Scheme of a Three-Stream Separation System
In order to separate urine, solids, and water for further treatment in backend systems, the
system combines a urine diverting flush toilet as a frontend technology and a liquid solid
separator. In the first treatment step the “Urine Trap” separates urine from flush water and
feces at source. In a second treatment step a liquid-solid separator (in the test setup a
commercially available product from Aquatron in Sweden) separates the liquid fraction (feces
water) from the solids (feces and toilet paper).
Backend technologies profit from significantly reduced nitrogen and phosphorous loads in the feces water stream as well as from a nearly undiluted urine stream. Solids have only little water content for further treatment. The three-stream separation system reduces the energy required for further backend treatment processes.
The “Urine Trap” can be universally applied to all typologies of wash-down toilet designs: pedestal or squat pan, cistern flush or pour flush, washers or wipers.
Global access applied to WSH transformative technology of the BMGF
1 Global Access
2 Case by Case
3 Non-Global Access
“In order to provide global access to the people in need, the ‘Urine Trap’ technology can be applied to all types of toilets.”
Commercialization and distribution in non-global access countries demonstrate that the “Urine Trap” technology is a solution for developing countries with unsafely managed sanitation but also a next generation solution for developed countries that treat urine separately in their sewer systems. Urine diversion reduces the nitrogen load in aquatic systems and prevents eutrophication. The reuse of nitrogen and phosphorus for agricultural purposes follows a circular economy thinking.
BMGF, Reinvent the Toilet Challenge, 2011
The popularity of the flush toilet is based on the success of the sewer system as paradigm of waste water treatment, which started in the second half of the nineteenth century in London after the “Great Stink” of the river Thames in 1858. Contemporary environmental problems – like the global nitrogen metabolism which causes several dead zones in coastal areas and social problems for 2.5 billion people without safe sanitation – call for alternative solutions.
The Bill & Melinda Gates Foundation has targeted these sanitation problems with the “Reinvent the Toilet Challenge” (since 2011), calling for transformative, off-grid technologies. The flush toilet is the worldwide dream of so many people in need of safe sanitation. The success story is based on the systemic interplay of the sewer system and its treatment plants and inventions on the frontend side such as the cistern flush, the s-trap (A. Cummings 1775), and a single-piece ceramic integrating all functions (T.W. Twyford 1875).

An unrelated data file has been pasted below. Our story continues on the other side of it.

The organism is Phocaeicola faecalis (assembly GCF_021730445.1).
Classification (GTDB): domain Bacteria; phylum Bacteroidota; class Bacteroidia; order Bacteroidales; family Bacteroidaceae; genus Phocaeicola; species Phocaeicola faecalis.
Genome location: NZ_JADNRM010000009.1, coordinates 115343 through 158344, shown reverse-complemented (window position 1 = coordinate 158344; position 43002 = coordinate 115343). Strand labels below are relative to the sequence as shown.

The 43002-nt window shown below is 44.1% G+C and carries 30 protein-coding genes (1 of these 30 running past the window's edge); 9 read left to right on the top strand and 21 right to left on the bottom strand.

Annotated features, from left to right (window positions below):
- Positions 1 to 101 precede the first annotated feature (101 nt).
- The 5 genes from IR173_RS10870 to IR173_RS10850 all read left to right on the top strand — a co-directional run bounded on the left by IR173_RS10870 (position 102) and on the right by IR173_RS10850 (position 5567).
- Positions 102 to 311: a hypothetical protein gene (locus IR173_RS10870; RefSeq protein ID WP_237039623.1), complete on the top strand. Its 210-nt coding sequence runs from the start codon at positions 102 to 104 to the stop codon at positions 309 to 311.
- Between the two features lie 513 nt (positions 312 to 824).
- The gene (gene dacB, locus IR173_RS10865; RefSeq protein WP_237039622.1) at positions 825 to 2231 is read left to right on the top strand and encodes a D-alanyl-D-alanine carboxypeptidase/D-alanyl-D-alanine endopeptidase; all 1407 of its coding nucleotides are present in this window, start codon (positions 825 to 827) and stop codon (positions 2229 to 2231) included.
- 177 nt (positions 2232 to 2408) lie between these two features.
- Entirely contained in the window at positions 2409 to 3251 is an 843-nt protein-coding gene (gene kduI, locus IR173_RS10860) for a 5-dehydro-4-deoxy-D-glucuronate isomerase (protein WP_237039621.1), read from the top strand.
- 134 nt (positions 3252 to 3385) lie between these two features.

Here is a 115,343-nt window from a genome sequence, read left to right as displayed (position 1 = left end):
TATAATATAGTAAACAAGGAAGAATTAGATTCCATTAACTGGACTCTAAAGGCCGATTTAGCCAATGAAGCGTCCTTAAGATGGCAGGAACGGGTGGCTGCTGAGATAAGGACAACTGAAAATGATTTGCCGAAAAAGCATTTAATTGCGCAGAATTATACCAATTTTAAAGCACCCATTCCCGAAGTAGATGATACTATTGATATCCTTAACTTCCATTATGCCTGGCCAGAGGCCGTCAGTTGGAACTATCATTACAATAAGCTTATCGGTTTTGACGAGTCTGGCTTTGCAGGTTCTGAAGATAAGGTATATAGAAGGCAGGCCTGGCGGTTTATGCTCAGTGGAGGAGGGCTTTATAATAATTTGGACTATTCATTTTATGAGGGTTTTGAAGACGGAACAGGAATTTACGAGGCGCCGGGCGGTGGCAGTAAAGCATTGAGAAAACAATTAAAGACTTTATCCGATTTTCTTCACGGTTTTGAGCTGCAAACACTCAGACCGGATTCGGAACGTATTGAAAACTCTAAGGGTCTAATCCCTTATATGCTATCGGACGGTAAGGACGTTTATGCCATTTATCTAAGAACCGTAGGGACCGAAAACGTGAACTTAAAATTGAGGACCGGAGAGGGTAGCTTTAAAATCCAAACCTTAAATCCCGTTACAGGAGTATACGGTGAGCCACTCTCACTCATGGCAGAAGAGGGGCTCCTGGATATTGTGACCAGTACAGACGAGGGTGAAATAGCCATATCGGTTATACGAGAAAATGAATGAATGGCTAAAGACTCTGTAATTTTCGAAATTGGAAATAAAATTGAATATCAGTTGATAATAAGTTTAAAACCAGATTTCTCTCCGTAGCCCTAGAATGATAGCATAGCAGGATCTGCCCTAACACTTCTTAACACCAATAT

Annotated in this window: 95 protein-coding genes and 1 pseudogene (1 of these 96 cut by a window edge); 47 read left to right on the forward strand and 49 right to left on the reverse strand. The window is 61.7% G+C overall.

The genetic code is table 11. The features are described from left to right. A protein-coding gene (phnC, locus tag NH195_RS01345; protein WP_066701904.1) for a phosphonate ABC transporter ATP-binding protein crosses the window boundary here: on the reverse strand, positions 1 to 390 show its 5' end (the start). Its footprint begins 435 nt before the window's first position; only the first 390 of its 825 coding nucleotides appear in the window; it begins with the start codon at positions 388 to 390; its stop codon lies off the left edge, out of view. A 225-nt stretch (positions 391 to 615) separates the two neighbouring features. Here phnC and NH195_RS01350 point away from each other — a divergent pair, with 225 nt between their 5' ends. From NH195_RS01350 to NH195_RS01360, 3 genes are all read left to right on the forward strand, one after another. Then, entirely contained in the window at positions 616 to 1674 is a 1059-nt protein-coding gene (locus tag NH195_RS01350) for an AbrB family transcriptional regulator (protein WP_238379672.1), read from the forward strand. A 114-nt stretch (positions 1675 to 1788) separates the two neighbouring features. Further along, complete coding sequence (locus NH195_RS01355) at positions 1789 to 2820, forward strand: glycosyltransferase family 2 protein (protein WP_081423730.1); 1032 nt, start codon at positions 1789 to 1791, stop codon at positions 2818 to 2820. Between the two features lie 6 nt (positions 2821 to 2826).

Urine Diversion. From Durban to Paris
In the 2010s, after a short episode of NoMix Toilets, the development of urine diverting flush toilets (UDFT) ended due to the lack of commercial success, poor user experience, and inadequate decentralized urine treatment. UDFTs remained an off-grid solution for wealthy cottage houses, for example, in Sweden. Urine diverting dry toilets (UDDT) have never reached wide application, except in the context of developing countries. Poor user experience and smell problems in the urinal hindered the useful low-tech off-grid solutions for treating urine and feces (Ecosan). Only in Durban, South Africa, did a huge rollout of 80,000 UDDTs help to bring safe sanitation in poor neighborhoods on the hilly outskirts of the city.
The user interface is also the “face” of the backend technologies. Successful user experience is a key factor for the acceptance of the whole treatment system behind. With the integration of the “Urine Trap” (EOOS 2017) in the well accepted flush toilet, a new chapter in treatment options will be opened, which take advantage of an undiluted urine stream that can be easily recycled or treated. New, big city developments like Paris Saclay are currently considering combinations of centralized and decentralized treatment due to environmental reasons. After the “Great Stink” of Thames, the Seine river is now in danger of eutrophication. The agricultural area on the outskirts of Paris would also take advantage of “local” fertilizers made out of urine.